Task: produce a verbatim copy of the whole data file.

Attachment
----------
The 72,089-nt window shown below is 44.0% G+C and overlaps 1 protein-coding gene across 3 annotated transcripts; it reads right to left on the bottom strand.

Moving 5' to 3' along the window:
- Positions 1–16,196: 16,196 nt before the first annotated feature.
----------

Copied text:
The 72,089-nt window shown below is 44.0% G+C and overlaps 1 protein-coding gene across 3 annotated transcripts; it reads right to left on the bottom strand.

Moving 5' to 3' along the window:
- Positions 1–16,196: 16,196 nt before the first annotated feature.